When building an online presence, organizations consider various domain-related factors such as overall business objectives, domain redirection processes, legal and IT activities, but many times they lack strong policies when it comes to domain name management. As your business grows, it becomes more likely that your company subsidiaries and other divisions will need to consolidate all domain names registered across the organization. However, instead of a defined set of protocols, many of these divisions rely on IT technical management to consolidate and transfer these domain names to the single registry. An ad hoc approach to domain management siloed in IT, without straightforward management visibility, is inefficient and reduces reliability. In this way, lack of resources, knowledge, and standard policies to optimize domain management may impact your online performance and strategy.
3. Lack of proactive domain monitoring
Without continual domain name monitoring, your organization is more vulnerable to a variety of cyber threats, such as malware, phishing attacks, and domain spoofing. Absence of a domain management system that helps you take proactive measures — for example, tracking registrations that use your trademarks or help you identify name variations and misspellings — opens the door to potential cyber risks while also potentially eroding your brand and customers trust.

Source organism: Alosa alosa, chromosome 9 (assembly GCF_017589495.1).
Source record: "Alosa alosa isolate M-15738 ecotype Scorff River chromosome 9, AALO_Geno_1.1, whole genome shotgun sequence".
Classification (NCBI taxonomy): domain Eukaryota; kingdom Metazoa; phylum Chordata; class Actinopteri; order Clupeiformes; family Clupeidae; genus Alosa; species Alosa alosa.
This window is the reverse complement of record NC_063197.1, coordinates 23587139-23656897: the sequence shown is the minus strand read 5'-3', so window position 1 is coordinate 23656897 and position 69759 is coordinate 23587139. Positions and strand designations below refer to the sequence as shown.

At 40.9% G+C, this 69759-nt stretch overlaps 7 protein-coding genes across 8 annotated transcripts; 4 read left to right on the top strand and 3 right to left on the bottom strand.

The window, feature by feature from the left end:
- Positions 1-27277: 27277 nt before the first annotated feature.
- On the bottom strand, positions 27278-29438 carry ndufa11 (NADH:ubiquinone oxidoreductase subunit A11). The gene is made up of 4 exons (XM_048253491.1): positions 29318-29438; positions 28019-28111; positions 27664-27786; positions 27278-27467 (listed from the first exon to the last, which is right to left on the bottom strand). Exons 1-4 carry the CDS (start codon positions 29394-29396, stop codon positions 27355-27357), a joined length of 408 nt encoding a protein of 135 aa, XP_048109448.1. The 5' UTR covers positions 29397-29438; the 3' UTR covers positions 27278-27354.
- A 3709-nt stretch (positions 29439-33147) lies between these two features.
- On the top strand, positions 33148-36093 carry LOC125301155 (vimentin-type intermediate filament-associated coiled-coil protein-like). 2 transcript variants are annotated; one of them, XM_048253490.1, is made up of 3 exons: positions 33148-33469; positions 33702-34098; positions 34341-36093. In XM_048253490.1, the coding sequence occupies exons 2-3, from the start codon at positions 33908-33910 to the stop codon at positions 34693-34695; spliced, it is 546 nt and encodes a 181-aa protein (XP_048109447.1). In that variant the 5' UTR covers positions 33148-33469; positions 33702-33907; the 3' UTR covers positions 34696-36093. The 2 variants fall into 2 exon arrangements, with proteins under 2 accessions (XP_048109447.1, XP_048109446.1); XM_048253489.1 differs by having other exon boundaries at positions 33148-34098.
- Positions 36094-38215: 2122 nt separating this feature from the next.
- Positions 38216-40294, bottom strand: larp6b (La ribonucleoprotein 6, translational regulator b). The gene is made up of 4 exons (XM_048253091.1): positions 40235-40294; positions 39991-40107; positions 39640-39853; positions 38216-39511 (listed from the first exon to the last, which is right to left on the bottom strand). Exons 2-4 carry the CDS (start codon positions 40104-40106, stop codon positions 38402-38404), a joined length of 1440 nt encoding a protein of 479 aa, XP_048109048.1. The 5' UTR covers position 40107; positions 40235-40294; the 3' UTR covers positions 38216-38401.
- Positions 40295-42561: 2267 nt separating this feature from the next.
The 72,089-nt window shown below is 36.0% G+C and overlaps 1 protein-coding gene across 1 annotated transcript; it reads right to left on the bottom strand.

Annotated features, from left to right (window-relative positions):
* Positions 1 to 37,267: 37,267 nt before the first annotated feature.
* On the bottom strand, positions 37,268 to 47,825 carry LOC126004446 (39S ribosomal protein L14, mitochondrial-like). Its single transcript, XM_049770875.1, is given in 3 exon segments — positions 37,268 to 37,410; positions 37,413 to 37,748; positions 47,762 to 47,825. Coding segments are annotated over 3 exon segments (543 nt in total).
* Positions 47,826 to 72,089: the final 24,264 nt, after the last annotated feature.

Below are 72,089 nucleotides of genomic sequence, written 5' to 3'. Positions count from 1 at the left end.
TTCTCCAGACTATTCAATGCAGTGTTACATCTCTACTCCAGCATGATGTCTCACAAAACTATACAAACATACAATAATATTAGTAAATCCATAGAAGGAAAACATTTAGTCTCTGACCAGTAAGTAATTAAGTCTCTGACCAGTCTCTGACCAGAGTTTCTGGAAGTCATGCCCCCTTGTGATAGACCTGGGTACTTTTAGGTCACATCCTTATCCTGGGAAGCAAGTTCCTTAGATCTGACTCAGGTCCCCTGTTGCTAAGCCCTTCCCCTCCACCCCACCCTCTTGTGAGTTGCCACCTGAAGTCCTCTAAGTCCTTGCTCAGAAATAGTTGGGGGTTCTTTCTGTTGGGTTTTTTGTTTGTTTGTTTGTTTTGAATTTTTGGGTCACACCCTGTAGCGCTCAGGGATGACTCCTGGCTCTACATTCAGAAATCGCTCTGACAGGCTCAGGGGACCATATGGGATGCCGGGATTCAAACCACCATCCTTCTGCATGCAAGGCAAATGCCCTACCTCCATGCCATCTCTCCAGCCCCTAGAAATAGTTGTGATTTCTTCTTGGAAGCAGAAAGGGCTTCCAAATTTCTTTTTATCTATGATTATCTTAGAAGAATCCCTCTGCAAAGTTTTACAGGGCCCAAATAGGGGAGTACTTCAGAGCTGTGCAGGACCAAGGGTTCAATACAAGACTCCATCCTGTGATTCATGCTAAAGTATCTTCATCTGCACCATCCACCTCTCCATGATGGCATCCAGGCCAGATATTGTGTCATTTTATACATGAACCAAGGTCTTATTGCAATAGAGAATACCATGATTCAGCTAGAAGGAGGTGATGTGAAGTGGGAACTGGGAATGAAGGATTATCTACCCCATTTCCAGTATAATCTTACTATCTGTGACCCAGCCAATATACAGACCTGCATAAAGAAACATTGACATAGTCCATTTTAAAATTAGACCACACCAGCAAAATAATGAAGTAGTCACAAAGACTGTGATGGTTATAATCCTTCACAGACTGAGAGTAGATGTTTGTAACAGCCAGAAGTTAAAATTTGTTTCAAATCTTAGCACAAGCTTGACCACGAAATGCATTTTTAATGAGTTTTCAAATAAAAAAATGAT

4. Shared access to registrar’s account
Allowing multiple team members to have access to core domain names and DNS settings leads to ambiguity around login credentials and weakens security. Lack of a cohesive process for domain management also means that there are no user access protocols in place, providing limitations around which settings or information can be accessed by individual users. Multiple user access to the registrar’s account can also open potential entry points for domain hijacking. Unauthorized access and users, rogue registrations, change management vulnerabilities, and use of personal accounts exponentially increases the chances of domain hacking.
5. Poor cybersecurity measures